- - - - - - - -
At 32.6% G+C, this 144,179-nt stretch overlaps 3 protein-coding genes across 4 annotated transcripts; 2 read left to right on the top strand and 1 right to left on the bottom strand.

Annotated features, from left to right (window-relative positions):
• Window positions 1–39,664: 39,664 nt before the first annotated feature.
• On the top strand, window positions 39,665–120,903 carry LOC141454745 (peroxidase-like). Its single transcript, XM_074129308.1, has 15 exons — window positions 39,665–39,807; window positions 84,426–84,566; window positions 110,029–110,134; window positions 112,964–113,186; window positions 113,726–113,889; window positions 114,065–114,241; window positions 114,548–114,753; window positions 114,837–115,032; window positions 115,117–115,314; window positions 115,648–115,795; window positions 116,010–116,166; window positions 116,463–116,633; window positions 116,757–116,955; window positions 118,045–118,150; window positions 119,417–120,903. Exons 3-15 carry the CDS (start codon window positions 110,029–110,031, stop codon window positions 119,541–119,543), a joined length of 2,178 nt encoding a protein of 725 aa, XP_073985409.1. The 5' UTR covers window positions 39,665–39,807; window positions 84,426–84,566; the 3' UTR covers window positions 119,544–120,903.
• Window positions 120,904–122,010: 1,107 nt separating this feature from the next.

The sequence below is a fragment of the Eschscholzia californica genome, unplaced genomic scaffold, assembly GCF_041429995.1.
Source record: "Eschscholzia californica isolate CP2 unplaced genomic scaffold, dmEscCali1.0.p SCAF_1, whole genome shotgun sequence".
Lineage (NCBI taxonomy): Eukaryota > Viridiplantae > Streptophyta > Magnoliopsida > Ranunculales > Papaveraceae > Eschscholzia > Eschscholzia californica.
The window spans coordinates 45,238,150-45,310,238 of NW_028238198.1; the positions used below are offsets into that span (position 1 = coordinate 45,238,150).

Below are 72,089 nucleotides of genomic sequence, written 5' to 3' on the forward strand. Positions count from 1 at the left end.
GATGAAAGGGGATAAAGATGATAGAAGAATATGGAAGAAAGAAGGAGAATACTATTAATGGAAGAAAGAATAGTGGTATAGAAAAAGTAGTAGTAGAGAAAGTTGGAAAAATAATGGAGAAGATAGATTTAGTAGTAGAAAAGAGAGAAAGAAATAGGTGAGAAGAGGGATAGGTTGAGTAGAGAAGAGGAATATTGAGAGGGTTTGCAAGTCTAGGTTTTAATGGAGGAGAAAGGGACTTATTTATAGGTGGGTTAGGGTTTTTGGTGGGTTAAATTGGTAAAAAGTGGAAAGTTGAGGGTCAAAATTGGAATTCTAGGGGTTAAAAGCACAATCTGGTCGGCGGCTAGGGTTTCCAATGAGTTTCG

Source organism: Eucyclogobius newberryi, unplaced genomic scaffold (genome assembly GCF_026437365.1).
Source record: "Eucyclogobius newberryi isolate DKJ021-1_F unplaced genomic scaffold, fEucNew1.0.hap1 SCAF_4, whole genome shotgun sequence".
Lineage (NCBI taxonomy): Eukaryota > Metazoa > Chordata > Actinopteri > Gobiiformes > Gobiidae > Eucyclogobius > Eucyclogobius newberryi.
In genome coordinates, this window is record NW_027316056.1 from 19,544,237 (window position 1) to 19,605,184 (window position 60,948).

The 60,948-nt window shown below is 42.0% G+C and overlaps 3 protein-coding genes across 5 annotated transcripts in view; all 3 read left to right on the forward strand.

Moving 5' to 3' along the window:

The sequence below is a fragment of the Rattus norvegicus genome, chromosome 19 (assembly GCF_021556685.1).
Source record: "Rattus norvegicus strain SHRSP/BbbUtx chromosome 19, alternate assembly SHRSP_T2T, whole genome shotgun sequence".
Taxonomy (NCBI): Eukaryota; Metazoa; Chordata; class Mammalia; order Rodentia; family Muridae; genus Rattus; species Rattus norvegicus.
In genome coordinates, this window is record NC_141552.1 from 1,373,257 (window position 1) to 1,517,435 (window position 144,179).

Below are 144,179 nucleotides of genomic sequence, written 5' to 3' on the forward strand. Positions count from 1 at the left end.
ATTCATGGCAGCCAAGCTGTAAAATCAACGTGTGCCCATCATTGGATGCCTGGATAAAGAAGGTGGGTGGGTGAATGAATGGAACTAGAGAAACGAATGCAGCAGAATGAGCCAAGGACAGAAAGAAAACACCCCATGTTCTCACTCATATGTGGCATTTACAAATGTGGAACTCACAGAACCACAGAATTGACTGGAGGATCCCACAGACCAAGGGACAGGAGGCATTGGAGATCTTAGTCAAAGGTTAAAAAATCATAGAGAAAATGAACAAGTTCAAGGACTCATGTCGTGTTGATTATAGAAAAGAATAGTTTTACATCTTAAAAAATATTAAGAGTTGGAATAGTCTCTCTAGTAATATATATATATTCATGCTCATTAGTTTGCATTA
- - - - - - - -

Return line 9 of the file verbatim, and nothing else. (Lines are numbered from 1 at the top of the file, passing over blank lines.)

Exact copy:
The window spans coordinates 45,238,150-45,310,238 of NW_028238198.1; the positions used below are offsets into that span (position 1 = coordinate 45,238,150).